Clare grew up with a mom who practiced Transcendental Meditation (TM) and a dad who was alcoholic. The dad eventually left and it was just Claire, her older brother, and her mom. They moved to Iowa, where there was a community of TM followers and Claire started to struggle with being an outsider. Having to attend the public school because her mom couldn't afford the tuition for TM school, Claire was bullied for being a 'ru'. When someone donated money for the two kids to attend school, Claire felt like she fit in for a while until she started to question what was being taught.

Having known absolutely nothing about TM or what it meant, this book provided a good background. There were sprinklings of the history of the movement throughout Claire's story as she tied what was happening to her with what was happening to the movement. It's not really a cult, it's not really a religion, it's probably best described as a movement. Claire explained very well what she was questioning and why she was questioning it. And frankly came to a very logical resolution where she didn't give it up, didn't adopt it wholly, but wound up somewhere in the middle.

The pacing of this book was excellent for an autobiography. I would have liked to read more about what happened when she went to her father as a teenager and how this was different from living at Utopia Park but this was glossed over. An interesting book, even if you don't know anything about TM.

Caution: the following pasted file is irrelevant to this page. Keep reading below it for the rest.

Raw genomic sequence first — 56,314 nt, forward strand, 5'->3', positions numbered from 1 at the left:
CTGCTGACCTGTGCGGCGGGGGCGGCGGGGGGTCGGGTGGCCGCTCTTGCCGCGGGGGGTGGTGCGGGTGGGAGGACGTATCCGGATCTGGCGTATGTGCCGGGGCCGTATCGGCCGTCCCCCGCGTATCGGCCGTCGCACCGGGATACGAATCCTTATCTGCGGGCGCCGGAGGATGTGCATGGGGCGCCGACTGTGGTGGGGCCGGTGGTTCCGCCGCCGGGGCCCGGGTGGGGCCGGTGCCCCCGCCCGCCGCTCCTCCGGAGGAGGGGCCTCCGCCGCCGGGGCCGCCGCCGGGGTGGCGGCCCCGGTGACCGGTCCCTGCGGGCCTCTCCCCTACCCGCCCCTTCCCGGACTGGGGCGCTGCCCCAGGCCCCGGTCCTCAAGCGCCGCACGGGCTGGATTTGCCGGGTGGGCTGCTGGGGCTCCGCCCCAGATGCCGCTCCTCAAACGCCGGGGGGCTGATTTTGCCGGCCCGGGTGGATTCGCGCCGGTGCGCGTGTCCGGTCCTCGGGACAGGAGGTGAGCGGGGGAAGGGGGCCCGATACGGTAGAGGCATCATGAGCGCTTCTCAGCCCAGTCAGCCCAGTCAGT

First Line: "'I want to be initiated now,' I announced, staring into the eyes of the teacher."

Thanks to TLC Book Tours for letting me be a part of this tour!


About the Author
Claire Hoffman works as a magazine writer living in Los Angeles, writing for national magazines, covering culture, religion, celebrity, business and whatever else seems interesting. She was formerly a staff reporter for the Los Angeles Times and a freelance reporter for the New York Times.

She has a masters degree in religion from the University of Chicago, and a masters degree in journalism from Columbia University. She serves on the board of her family foundation, the Goldhirsh Foundation, as well as the Columbia Journalism School. Claire is a native Iowan and has been meditating since she was three years old.
Find her on Twitter and at her website.